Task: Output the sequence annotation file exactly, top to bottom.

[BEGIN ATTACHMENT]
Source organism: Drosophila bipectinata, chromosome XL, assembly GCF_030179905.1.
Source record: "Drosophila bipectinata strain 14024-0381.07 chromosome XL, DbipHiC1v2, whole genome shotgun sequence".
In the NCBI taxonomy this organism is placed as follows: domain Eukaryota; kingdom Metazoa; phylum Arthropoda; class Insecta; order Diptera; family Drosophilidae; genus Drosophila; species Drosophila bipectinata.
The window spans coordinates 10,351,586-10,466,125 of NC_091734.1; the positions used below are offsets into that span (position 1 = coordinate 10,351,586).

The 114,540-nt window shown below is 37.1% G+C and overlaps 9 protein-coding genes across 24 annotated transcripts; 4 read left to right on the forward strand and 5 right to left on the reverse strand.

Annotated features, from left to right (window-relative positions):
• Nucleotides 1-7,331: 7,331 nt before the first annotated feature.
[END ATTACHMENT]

Source organism: Drosophila bipectinata, chromosome XL, assembly GCF_030179905.1.
Source record: "Drosophila bipectinata strain 14024-0381.07 chromosome XL, DbipHiC1v2, whole genome shotgun sequence".
In the NCBI taxonomy this organism is placed as follows: domain Eukaryota; kingdom Metazoa; phylum Arthropoda; class Insecta; order Diptera; family Drosophilidae; genus Drosophila; species Drosophila bipectinata.
The window spans coordinates 10,351,586-10,466,125 of NC_091734.1; the positions used below are offsets into that span (position 1 = coordinate 10,351,586).

The 114,540-nt window shown below is 37.1% G+C and overlaps 9 protein-coding genes across 24 annotated transcripts; 4 read left to right on the forward strand and 5 right to left on the reverse strand.

Annotated features, from left to right (window-relative positions):
• Nucleotides 1-7,331: 7,331 nt before the first annotated feature.